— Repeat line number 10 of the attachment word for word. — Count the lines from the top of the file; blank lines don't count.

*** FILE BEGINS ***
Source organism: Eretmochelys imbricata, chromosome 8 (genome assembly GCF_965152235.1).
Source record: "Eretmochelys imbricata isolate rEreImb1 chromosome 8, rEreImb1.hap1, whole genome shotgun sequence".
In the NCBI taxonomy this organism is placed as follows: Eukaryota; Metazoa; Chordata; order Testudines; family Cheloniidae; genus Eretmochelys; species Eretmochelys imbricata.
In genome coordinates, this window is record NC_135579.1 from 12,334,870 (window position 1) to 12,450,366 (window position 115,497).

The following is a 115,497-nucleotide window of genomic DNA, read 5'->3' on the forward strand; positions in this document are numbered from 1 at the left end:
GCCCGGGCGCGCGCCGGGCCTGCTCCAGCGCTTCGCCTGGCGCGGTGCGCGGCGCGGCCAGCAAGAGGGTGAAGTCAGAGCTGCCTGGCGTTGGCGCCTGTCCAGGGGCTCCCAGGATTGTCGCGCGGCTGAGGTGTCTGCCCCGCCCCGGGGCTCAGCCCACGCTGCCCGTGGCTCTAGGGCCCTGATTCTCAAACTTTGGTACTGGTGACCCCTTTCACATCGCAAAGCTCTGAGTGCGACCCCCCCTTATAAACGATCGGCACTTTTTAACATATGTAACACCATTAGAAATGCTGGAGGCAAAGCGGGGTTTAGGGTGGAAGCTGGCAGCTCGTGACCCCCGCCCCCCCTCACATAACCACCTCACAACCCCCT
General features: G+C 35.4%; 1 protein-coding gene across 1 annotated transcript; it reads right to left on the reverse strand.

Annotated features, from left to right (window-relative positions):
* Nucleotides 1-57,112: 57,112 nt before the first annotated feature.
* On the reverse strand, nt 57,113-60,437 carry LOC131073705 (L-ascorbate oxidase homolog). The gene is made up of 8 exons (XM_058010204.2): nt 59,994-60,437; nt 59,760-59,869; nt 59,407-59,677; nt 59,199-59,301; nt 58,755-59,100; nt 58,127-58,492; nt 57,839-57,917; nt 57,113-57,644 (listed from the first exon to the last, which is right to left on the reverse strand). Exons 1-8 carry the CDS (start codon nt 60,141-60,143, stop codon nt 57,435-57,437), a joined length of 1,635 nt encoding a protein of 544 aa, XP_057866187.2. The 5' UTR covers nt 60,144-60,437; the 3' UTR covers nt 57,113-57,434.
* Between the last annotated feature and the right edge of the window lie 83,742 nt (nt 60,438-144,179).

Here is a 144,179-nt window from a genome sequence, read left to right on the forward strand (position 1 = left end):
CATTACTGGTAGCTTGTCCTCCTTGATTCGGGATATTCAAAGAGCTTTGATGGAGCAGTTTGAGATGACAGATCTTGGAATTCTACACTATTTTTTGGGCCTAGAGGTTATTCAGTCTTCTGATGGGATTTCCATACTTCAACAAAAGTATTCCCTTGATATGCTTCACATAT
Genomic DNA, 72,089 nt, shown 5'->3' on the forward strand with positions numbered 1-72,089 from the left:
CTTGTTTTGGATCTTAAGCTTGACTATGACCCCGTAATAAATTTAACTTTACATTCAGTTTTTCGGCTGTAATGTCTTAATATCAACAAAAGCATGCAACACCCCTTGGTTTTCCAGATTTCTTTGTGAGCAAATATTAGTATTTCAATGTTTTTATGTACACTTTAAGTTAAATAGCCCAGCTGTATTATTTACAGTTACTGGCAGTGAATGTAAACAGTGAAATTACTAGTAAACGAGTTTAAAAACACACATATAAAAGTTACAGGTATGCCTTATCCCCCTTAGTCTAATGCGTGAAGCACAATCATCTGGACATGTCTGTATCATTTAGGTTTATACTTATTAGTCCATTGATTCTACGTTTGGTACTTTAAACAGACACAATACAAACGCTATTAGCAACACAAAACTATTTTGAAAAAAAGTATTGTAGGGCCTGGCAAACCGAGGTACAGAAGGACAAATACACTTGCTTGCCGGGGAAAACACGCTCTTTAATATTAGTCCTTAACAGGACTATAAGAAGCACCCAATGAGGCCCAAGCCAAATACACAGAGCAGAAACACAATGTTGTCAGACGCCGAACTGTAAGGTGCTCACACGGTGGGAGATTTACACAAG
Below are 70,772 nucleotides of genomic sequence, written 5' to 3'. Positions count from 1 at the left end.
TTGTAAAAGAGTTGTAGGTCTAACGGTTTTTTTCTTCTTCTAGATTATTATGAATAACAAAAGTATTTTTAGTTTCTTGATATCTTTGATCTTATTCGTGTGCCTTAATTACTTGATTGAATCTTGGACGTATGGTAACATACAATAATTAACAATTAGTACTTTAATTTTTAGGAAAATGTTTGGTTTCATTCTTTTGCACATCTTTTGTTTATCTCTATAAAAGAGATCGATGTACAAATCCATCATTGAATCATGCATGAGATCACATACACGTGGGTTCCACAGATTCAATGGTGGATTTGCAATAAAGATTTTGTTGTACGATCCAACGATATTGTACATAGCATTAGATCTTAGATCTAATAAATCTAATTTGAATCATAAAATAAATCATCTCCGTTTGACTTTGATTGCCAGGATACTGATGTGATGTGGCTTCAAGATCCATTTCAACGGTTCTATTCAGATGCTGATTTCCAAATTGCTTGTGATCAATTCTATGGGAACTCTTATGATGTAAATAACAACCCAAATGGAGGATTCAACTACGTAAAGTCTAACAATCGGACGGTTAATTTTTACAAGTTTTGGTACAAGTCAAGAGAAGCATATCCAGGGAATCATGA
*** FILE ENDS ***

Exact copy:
* On the reverse strand, nt 57,113-60,437 carry LOC131073705 (L-ascorbate oxidase homolog). The gene is made up of 8 exons (XM_058010204.2): nt 59,994-60,437; nt 59,760-59,869; nt 59,407-59,677; nt 59,199-59,301; nt 58,755-59,100; nt 58,127-58,492; nt 57,839-57,917; nt 57,113-57,644 (listed from the first exon to the last, which is right to left on the reverse strand). Exons 1-8 carry the CDS (start codon nt 60,141-60,143, stop codon nt 57,435-57,437), a joined length of 1,635 nt encoding a protein of 544 aa, XP_057866187.2. The 5' UTR covers nt 60,144-60,437; the 3' UTR covers nt 57,113-57,434.